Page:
Mexico Must Leave More Water in Rio Grande

January 13, 2003

Washington, D.C. (ENS) - The U.S. and Mexico reached an agreement last week aimed at settling a long running dispute over Mexico's use of water from the Rio Grande River.

Under the agreement, Mexico will provide at least 400,000 acre-feet of water to the Rio Grande, including 200,000 acre-feet of new water by the end of January, in time for the current growing season.

In exchange, the United States must give Mexico 1.5 million acre-feet of water from the Colorado River.

However, 50,000 acre feet of the water Mexico has promised will be contingent on the weather, and could be withheld in dry years.

For the past decade, Mexico has been drawing more water from the Rio Grande than it is entitled to under a 1944 treaty between the two nations. Mexico's water deliveries to the U.S. have fallen more than 1.5 million acre-feet short of treaty requirements, which Mexico has blamed on extreme drought conditions.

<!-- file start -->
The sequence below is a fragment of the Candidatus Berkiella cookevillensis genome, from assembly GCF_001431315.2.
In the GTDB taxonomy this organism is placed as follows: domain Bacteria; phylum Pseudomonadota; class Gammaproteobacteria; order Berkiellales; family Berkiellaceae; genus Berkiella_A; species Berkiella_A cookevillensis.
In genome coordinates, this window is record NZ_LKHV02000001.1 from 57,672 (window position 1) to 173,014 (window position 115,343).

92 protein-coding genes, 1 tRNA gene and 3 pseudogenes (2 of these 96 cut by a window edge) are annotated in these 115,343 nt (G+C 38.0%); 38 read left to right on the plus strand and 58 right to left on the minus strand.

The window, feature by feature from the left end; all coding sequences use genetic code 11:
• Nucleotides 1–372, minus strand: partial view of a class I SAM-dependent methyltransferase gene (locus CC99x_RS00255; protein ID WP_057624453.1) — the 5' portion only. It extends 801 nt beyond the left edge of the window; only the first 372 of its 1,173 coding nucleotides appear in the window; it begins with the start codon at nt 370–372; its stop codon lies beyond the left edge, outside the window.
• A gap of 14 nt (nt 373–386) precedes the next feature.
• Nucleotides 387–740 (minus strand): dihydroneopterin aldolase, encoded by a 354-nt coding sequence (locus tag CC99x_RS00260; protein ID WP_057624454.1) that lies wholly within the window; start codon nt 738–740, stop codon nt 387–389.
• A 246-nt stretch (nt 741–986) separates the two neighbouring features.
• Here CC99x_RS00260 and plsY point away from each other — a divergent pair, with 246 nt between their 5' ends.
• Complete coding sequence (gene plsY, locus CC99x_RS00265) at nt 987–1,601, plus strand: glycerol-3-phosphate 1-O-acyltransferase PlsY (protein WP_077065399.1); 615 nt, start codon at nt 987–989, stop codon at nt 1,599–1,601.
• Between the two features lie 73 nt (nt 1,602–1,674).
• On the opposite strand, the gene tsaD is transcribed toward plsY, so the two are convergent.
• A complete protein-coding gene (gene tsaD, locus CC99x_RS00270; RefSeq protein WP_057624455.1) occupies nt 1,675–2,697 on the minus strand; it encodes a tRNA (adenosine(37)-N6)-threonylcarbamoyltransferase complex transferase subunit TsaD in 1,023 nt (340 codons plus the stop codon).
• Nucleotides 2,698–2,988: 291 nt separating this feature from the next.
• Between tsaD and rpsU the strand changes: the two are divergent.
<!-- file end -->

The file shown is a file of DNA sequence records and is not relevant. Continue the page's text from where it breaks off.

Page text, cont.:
In March 2001, U.S. President George W. Bush and Mexican President Vicente Fox signed Minute Order 307 of the International Boundary and Water Commission (IBWC), which required Mexico to deliver 600,000 acre-feet of water by July 31, 2001.

But during the cycle year running from October 1, 2000, through September 30, 2001, Mexico delivered just 427,544 acre-feet of water, according to the IBWC.

The United States and Mexico expect to hold a bi-national meeting of experts in late January, according to State Department spokesperson Richard Boucher, to discuss how the commitments contained in the two nations' 1944 Water Treaty will be treated within the framework of Mexico's new domestic water allocation plan.

The United States and Mexico will seek to ensure a reliable and predictable water supply during both periods of scarcity and of abundant rainfall. Both countries will also continue efforts toward resolving an outstanding water deficit of some 1.5 million acre-feet.